For the balancing it is useful to think of how growth and mortality is modelled in Ecosim. Mortality is considered a linear function of biomass (solid line in Figure 3.9), while the population increase will be a non-linear function of the biomass (dotted line in Figure 3.9). This non-linear function corresponds to the consumption times the gross food conversion efficiency (from Ecopath, where it is estimated as base production over base consumption). For a given biomass, the population will increase or decrease depending on the area between the lines. The growth/decline of a given population can hence be modified by changing either the mortality rate, or food consumption. Food consumption, in turn, is a function of complex predator-prey relationships modelled using a variable ?vulnerability? setting for top-down vs. bottom-up control.
This can be illustrated using a model of the Gulf of Thailand (Christensen, 1998) along with time series data from research vessel surveys in the Gulf, an initial simulation using default settings throughout (most notably a default vulnerability setting of 2 for all predator-prey interactions) produces the fit shown in Figure 3.10 for the ?large piscivores? group. During the time period included the fishing intensity increased with more than an order of magnitude. The model (solid line) shows a clear decline in biomass over the time, while the CPUE from the surveys (dots) indicates much less decline over time. As described above we have some handles that can be used to manipulate how Ecosim models the growth of the population. Panel B thus shows the effect of raising the groups total mortality rate from 0.8 year-1 to 1.2 year-1. The effect of this is to make the group much better able to tolerate the grossly increased fishing intensity over time, but it is also clear that a 50% increase in the initial mortality rate setting is insufficient to optimize the fit over time. A second handle is therefore invoked. The vulnerability setting affects how the consumption is influenced by changes in predator and prey abundance. Using the default setting of 2 (panels A and B) corresponds to assuming that if the biomass of large piscivores was increased drastically they would be able to double the predation mortality they are causing their prey. Changing the value to 1.01 for all prey of the large piscivores makes prey availability largely independent of changes in the predator abundance. As the increased fishery leads to a reduction in the biomass of large piscivores, those remaining will have a good time (from a food perspective: their consumption rate will increase, and this will tend to counterbalance the increased fishing pressure). The result is increased resilience as can be seen from panels C and D in Figure 3.10. Comparing panels B and C shows that the fit is better through incorporating bottom-up control, while panel D shows the best fit overall.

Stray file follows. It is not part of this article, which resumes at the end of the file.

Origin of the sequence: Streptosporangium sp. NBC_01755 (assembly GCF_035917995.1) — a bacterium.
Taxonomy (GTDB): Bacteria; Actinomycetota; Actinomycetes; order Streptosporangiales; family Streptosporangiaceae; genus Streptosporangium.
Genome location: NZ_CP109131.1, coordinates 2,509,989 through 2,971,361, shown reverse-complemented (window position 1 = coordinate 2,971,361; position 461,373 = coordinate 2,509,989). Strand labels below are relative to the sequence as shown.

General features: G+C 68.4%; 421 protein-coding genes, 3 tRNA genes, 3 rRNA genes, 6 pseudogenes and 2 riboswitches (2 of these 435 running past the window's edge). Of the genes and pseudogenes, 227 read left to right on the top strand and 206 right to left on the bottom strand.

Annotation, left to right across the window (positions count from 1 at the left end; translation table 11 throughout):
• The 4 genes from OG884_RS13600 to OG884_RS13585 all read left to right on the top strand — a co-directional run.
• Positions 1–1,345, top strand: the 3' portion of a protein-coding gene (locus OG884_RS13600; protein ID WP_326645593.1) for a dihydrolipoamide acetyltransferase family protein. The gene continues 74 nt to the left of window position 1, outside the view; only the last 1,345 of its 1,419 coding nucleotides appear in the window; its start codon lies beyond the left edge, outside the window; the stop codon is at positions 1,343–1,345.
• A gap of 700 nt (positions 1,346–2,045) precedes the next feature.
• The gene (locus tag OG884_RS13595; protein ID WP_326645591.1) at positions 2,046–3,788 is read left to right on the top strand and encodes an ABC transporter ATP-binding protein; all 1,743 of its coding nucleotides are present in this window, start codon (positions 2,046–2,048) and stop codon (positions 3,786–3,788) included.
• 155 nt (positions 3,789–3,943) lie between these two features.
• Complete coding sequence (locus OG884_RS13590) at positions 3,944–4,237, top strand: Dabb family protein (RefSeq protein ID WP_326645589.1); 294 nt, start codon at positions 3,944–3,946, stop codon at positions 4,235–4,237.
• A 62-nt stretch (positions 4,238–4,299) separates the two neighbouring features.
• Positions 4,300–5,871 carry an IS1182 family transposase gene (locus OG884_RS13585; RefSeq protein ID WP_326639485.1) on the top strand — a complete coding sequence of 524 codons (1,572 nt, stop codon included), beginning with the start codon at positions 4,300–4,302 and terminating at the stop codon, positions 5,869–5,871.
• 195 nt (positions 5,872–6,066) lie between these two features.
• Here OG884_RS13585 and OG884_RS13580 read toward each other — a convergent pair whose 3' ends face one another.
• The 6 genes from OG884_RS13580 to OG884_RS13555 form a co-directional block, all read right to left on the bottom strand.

For illustration the panels E and F are included in See Figure 3.10. Biomass over time (lines) for ?large piscivores? in the Gulf of Thailand. P/B is the production/biomass ratio (equals Z, the total mortality) for the group, while v is the vulnerability setting describing how the group interacts with each of its prey groups. Dots represent CPUE from surveys." to show the effect of using a high vulnerability (v=100) for the interactions between the large piscivores and each of its prey groups. It is apparent that this does not result in any improvement in fit between model and CPUE, but in fact in the opposite. The best fit in the example is thus obtained using the parameter settings of panel D.
Figure 3.9 The solid line shows the predicted mortality calculated as Z ·B, and the dotted line the population growth estimated as a function of the consumption. The area between the lines can be considered ?surplus production?.
Figure 3.10 Biomass over time (lines) for ?large piscivores? in the Gulf of Thailand. P/B is the production/biomass ratio (equals Z, the total mortality) for the group, while v is the vulnerability setting describing how the group interacts with each of its prey groups. Dots represent CPUE from surveys.